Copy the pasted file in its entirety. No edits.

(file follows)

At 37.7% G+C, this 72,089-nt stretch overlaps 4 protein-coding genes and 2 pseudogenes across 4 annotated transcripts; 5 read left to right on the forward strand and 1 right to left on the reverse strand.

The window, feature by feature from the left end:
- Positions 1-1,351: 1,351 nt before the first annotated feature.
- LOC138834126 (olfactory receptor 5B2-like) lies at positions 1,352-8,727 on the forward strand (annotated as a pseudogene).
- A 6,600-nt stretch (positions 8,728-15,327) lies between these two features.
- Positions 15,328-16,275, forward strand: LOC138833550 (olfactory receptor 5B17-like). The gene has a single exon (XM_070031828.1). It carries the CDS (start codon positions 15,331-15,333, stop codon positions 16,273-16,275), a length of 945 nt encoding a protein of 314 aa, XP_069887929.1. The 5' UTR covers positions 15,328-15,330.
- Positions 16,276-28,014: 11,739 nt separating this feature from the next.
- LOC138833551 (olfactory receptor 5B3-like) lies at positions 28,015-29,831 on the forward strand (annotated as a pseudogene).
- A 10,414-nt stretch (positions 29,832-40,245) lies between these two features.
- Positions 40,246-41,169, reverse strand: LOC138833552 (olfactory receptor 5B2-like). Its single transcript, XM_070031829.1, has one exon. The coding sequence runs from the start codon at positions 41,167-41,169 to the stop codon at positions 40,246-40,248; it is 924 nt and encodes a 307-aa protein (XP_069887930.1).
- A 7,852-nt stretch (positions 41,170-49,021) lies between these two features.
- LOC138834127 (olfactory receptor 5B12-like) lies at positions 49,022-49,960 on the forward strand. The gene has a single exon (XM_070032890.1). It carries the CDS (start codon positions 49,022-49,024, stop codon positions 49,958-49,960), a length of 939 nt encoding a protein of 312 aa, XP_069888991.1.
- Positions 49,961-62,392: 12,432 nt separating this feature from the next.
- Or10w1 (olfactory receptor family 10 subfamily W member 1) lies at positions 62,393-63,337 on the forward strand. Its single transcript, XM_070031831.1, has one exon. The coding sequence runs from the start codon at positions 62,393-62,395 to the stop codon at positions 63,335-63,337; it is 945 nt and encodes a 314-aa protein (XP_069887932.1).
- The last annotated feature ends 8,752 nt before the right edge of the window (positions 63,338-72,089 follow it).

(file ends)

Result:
At 37.7% G+C, this 72,089-nt stretch overlaps 4 protein-coding genes and 2 pseudogenes across 4 annotated transcripts; 5 read left to right on the forward strand and 1 right to left on the reverse strand.

The window, feature by feature from the left end:
- Positions 1-1,351: 1,351 nt before the first annotated feature.
- LOC138834126 (olfactory receptor 5B2-like) lies at positions 1,352-8,727 on the forward strand (annotated as a pseudogene).
- A 6,600-nt stretch (positions 8,728-15,327) lies between these two features.
- Positions 15,328-16,275, forward strand: LOC138833550 (olfactory receptor 5B17-like). The gene has a single exon (XM_070031828.1). It carries the CDS (start codon positions 15,331-15,333, stop codon positions 16,273-16,275), a length of 945 nt encoding a protein of 314 aa, XP_069887929.1. The 5' UTR covers positions 15,328-15,330.
- Positions 16,276-28,014: 11,739 nt separating this feature from the next.
- LOC138833551 (olfactory receptor 5B3-like) lies at positions 28,015-29,831 on the forward strand (annotated as a pseudogene).
- A 10,414-nt stretch (positions 29,832-40,245) lies between these two features.
- Positions 40,246-41,169, reverse strand: LOC138833552 (olfactory receptor 5B2-like). Its single transcript, XM_070031829.1, has one exon. The coding sequence runs from the start codon at positions 41,167-41,169 to the stop codon at positions 40,246-40,248; it is 924 nt and encodes a 307-aa protein (XP_069887930.1).
- A 7,852-nt stretch (positions 41,170-49,021) lies between these two features.
- LOC138834127 (olfactory receptor 5B12-like) lies at positions 49,022-49,960 on the forward strand. The gene has a single exon (XM_070032890.1). It carries the CDS (start codon positions 49,022-49,024, stop codon positions 49,958-49,960), a length of 939 nt encoding a protein of 312 aa, XP_069888991.1.
- Positions 49,961-62,392: 12,432 nt separating this feature from the next.
- Or10w1 (olfactory receptor family 10 subfamily W member 1) lies at positions 62,393-63,337 on the forward strand. Its single transcript, XM_070031831.1, has one exon. The coding sequence runs from the start codon at positions 62,393-62,395 to the stop codon at positions 63,335-63,337; it is 945 nt and encodes a 314-aa protein (XP_069887932.1).
- The last annotated feature ends 8,752 nt before the right edge of the window (positions 63,338-72,089 follow it).